Is there a Master To Do List for moving cross country? Project Manager: There is now!

I love making lists. In middle school, I used to write “eat breakfast” on my to-do list so I’d have something to cross off. Don’t judge – breakfast is important. Now I’m a project manager and make to-do lists for a living. Except these are super lists – lists that come with dates and dependencies and an estimated number of days or hours or both that describe how long each task should take to complete.  These are not just lists, they are “project plans”, and when I knew I was moving to Wisconsin, I couldn’t help myself: I made a project plan for moving cross country.

Before I get to my bullet list of “Oh Yeah – don’t forget XYZ”, I proudly present the Cross Country Project Plan Master To Do List. If you have to make a big move, whether it’s “big” in terms of distance or “big” in terms of complications of any sort, I hope you find this list helpful.

You can download it from Google Drive through this link here

This is what it looks like:

Moving Cross Country Super List -1Moving Cross Country Super List -2Moving Cross Country Super List -3

If you don’t have Microsoft Project, fear not. I’ve copied this to Excel and you can download that file right here.

Moving Cross Country Super List Project Plan – in Excel Format

In Excel you won’t get any of the dependencies, meaning if you change one date that affects a second date, that second date will not automatically update like it would in a project plan application. I highly recommend getting an application that can read Project Plans. According to an article by the Digital Project Manager describes “10 of the Best (Including Free) Microsoft Alternatives“, you can get Project Libre for free.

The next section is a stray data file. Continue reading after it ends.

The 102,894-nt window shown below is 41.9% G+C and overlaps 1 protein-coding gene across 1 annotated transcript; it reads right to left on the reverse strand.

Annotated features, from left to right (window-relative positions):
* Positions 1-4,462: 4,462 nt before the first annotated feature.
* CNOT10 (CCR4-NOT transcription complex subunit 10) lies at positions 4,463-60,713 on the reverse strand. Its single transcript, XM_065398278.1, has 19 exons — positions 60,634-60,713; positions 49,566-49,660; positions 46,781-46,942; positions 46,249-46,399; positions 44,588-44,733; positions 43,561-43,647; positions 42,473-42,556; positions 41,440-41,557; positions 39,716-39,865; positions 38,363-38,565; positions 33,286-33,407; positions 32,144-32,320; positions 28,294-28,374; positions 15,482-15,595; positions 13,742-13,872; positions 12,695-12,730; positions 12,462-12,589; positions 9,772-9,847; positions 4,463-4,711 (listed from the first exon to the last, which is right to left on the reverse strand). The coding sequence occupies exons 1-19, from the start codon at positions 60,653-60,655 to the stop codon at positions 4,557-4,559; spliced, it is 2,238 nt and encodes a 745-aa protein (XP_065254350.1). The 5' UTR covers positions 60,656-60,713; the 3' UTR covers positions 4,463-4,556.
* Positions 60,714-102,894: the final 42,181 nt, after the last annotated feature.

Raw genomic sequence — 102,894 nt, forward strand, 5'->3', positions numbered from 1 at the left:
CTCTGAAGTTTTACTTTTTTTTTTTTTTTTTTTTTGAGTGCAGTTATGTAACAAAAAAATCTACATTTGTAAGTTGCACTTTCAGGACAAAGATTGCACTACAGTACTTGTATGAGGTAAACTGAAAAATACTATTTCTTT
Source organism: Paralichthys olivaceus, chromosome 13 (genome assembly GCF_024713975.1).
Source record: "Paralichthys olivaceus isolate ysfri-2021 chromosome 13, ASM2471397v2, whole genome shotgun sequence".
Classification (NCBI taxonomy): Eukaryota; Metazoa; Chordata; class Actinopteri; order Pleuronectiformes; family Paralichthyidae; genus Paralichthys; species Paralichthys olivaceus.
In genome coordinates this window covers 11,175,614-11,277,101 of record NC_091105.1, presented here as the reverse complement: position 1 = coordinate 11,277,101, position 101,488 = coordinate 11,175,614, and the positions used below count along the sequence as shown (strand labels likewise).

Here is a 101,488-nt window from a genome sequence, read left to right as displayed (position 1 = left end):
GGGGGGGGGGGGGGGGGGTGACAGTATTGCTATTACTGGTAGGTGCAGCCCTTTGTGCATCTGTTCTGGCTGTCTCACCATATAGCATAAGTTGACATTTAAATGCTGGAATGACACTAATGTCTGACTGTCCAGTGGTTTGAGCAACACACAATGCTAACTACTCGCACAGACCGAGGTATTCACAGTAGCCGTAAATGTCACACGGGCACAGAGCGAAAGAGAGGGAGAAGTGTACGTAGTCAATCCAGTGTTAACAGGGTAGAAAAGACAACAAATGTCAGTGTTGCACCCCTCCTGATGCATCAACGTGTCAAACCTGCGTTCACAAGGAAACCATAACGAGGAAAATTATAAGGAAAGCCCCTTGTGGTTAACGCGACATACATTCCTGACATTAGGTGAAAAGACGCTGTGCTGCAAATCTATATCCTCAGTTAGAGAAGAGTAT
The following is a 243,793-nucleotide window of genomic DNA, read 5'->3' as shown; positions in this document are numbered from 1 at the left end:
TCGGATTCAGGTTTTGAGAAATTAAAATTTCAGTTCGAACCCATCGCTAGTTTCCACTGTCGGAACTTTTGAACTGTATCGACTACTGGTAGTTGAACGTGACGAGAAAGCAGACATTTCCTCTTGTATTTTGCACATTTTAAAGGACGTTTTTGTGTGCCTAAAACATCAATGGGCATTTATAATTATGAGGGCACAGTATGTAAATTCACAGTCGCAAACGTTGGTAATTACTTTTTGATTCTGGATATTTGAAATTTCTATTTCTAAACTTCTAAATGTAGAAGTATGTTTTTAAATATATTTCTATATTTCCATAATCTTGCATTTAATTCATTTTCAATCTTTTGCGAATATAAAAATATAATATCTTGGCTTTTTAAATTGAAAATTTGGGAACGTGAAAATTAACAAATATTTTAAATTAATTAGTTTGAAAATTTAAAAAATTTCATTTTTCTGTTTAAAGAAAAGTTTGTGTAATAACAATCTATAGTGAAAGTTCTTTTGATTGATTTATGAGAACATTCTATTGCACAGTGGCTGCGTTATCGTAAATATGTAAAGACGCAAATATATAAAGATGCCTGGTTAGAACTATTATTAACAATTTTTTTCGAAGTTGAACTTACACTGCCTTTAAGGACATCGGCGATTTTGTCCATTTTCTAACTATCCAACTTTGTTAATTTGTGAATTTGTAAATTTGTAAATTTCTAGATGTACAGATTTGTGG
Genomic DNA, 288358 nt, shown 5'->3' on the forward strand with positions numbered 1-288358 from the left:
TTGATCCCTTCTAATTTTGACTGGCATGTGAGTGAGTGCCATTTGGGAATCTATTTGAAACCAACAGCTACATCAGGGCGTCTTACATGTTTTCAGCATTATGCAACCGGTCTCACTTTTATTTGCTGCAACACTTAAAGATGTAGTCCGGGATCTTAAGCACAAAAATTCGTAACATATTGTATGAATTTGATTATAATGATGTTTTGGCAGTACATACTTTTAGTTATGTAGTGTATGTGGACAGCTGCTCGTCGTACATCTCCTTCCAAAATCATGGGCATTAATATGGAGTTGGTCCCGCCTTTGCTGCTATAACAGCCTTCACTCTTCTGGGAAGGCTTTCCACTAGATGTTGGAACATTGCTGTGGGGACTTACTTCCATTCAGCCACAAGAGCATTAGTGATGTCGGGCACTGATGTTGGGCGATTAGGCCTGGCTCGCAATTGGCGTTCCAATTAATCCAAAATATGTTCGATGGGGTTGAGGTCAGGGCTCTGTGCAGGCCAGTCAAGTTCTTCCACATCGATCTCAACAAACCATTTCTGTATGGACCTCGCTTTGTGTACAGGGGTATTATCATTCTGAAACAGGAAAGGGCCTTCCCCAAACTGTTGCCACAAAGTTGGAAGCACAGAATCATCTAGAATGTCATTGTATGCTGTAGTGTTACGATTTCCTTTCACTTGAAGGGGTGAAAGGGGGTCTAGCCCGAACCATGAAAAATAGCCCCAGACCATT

The “Oh Yeahs” – things to remember

  • Pack a suitcase of the clothes, toiletries, chargers, etc. you’ll need during the process of moving, and keep that accessible during the drive. If all your clothes are in boxes, you’ll want a set of fresh clothes for your multi-day driving trip across the country.
  • Make sure you have a knife or scissors or sharp object that is not packed away because you will need it when you get to your new house and have to open all the moving boxes you’ve taped shut. You should also have some bandaids handy for when you cut yourself like I did opening the boxes (it was more of a poke than a cut, but you know how sharp those Cutco knives can be)
  • Get the electricity and cable taken care of days in advance. Some electric companies need a full day’s notice to come out and turn on your power.
  • Pack healthy food in your travel bag. Eating junk food on the road gets old real fast, and pizza is going to seem like the best option the day you unload the moving truck at your new house. Eating a pack of blueberries or an apple on Moving-In Day can make a world of difference.
  • Keep paper and pens accessible so you can write down the neighbor’s names as you meet them – some of them will come say hello before you’ve got your boxes unpacked.
  • Download podcasts and music you can listen to while you’re driving through areas with no reception.
  • Buy a pair of walkie-talkies if you will be driving in separate vehicles (my husband drove the moving truck, which was towing his car; I drove my car behind him – having walkie-talkies made it feel like we were sitting next to each other because we could chime in and chat whenever we wanted).



One comment

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